BYU-Idaho values suggestions and ideas that can improve the university.
Use our Feedback Form to let us know what you think.
By Janiel Nelson
The following reflections have been submitted by faculty members in the Department of Home and Family at Brigham Young University - Idaho.
Home...where families gather for holiday feasting and frenzy. The atmosphere tingles with excitement, the fragrance of memorable delicacies tempt our taste buds. Familiar decorations are intentionally placed in their respective spots. We count on them being there. We see and hear common sights and sounds. We've come home.
Home is where we have a holiday meal with the family; love, sharing, conversation, togetherness - family. There's a feeling of familiarity and friendship when you meet others coming and going in the kitchen as you make sandwiches and reheat gravy. Leftovers extend the feelings of belonging and the tradition of connecting with those you love.
I remember as a child the annual arrival of the Christmas tree as an enormously important event. This was the signal event of the Christmas season. The entry of the tree into the house marked the beginning of the Christmas music, the decorations, and the overall excitement of Christmas. It was a day I anticipated almost as much as Christmas Day; and one I remember fondly.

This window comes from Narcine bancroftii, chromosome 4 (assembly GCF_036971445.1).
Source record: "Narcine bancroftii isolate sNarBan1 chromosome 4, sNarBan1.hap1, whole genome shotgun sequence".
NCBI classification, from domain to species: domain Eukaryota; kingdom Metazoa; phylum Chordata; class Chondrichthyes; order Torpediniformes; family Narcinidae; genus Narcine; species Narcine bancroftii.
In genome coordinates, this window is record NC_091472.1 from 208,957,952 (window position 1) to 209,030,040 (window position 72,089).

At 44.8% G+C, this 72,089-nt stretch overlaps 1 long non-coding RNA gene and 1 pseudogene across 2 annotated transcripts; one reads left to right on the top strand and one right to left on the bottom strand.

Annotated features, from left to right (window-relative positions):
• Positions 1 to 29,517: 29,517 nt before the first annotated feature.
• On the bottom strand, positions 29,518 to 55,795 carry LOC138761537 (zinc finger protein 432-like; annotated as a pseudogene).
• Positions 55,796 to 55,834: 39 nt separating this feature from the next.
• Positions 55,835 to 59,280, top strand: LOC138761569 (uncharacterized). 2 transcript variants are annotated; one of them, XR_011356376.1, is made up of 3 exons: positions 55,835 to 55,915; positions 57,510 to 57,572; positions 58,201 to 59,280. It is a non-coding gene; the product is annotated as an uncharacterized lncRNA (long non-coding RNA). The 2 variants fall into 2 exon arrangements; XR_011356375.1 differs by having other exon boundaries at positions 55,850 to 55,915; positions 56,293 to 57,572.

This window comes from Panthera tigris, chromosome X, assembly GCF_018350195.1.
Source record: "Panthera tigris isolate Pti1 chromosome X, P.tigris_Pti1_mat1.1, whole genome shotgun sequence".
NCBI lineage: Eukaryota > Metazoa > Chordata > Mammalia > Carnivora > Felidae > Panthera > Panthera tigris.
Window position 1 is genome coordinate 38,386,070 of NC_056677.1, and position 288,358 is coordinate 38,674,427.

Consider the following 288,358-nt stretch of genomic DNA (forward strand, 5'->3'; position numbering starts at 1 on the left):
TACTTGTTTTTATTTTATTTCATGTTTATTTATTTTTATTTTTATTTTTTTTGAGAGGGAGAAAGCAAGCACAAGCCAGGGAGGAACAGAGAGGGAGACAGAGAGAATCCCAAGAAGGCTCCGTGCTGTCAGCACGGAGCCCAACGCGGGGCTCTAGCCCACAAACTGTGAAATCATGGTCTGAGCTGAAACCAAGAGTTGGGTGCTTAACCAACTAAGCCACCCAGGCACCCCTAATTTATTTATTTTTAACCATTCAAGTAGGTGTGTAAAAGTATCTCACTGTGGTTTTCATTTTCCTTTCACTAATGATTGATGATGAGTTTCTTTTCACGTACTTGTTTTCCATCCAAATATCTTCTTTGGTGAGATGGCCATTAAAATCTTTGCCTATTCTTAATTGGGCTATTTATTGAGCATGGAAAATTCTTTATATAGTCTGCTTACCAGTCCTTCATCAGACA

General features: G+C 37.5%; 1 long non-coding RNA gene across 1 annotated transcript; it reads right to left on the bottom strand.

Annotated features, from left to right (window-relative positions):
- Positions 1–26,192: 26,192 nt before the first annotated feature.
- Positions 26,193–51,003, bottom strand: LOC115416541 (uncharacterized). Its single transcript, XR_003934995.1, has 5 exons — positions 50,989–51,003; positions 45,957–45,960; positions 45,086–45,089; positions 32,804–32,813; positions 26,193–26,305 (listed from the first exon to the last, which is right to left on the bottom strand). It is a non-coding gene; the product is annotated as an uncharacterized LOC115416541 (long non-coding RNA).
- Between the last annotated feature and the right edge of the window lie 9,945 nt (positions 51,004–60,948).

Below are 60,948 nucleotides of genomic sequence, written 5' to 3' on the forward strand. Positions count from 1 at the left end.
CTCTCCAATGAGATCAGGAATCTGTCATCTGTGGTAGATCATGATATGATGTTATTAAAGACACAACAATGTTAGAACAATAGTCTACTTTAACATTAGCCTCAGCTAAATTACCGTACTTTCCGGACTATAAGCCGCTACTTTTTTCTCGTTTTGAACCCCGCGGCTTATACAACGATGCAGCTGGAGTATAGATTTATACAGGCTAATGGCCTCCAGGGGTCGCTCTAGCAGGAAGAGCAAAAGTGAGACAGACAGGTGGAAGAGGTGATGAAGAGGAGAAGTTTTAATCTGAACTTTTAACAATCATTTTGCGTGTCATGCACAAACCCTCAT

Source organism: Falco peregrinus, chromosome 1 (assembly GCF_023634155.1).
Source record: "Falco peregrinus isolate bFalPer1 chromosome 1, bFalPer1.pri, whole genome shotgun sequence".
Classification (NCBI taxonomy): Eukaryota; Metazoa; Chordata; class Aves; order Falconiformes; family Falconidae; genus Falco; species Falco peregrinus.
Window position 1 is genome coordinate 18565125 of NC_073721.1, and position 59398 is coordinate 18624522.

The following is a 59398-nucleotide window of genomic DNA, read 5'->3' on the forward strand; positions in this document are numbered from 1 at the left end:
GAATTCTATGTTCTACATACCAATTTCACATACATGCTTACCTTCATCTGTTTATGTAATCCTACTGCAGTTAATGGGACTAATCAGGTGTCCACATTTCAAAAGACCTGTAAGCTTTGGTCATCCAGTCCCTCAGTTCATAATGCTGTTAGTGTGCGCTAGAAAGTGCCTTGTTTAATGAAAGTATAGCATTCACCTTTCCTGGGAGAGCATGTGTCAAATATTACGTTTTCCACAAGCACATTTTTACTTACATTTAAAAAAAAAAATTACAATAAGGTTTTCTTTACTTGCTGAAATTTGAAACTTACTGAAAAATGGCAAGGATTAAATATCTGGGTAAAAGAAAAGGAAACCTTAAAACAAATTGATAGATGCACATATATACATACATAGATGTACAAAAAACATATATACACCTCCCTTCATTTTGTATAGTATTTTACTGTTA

Today I saw pine trees leaning against the fence of a Christmas tree lot. I instantly felt a mixture of joy and sadness. The joy comes from having a tree in the house that delights the visual and olfactory senses. The sadness comes because I no longer get to pack the children up and go looking for a tree on public land. While the memories of cutting our own tree are fond memories, I'm sad that I'm not anticipating that activity this year.
I recall sitting on the sofa as a small child, gazing at my own reflection in the ornaments on the Christmas tree. I smiled a cheesy grin, stuck my tongue out, and wrinkled my nose. The image I saw was upside down. Ironically, it gave me a sense of safety, security, constancy. I belonged.
Look. There's the ornament I made for Mom and Dad in 1st grade, my picture (no teeth, of course), glued to the top of an orange juice lid, with a piece of ribbon carefully looped and glued at the back. I had wiped glue on my clothes and teacher helped me clean it off. It looks just like it did the day I brought it home. It has been carefully wrapped and stored each year, only to be taken out and proudly displayed every Christmas.
My new marriage has brought many opportunities, one of which is a mixture of traditions; some familiar to him, some familiar to me. This mixture contains objects, songs, flavors, events, people and other deeply emotional aspects close to each person, but not equally important. In an effort to start a new tradition, I decided to decorate the Christmas tree on Thanksgiving Day. My purpose was to have our children help to select their favorite decorations from both of our collections. What resulted was amazing: a tree with two collections of ornaments holding special meaning for everyone. Watching our children work together to create a beautiful tree was very touching and will continue to be one of my favorite new holiday traditions. We're a family.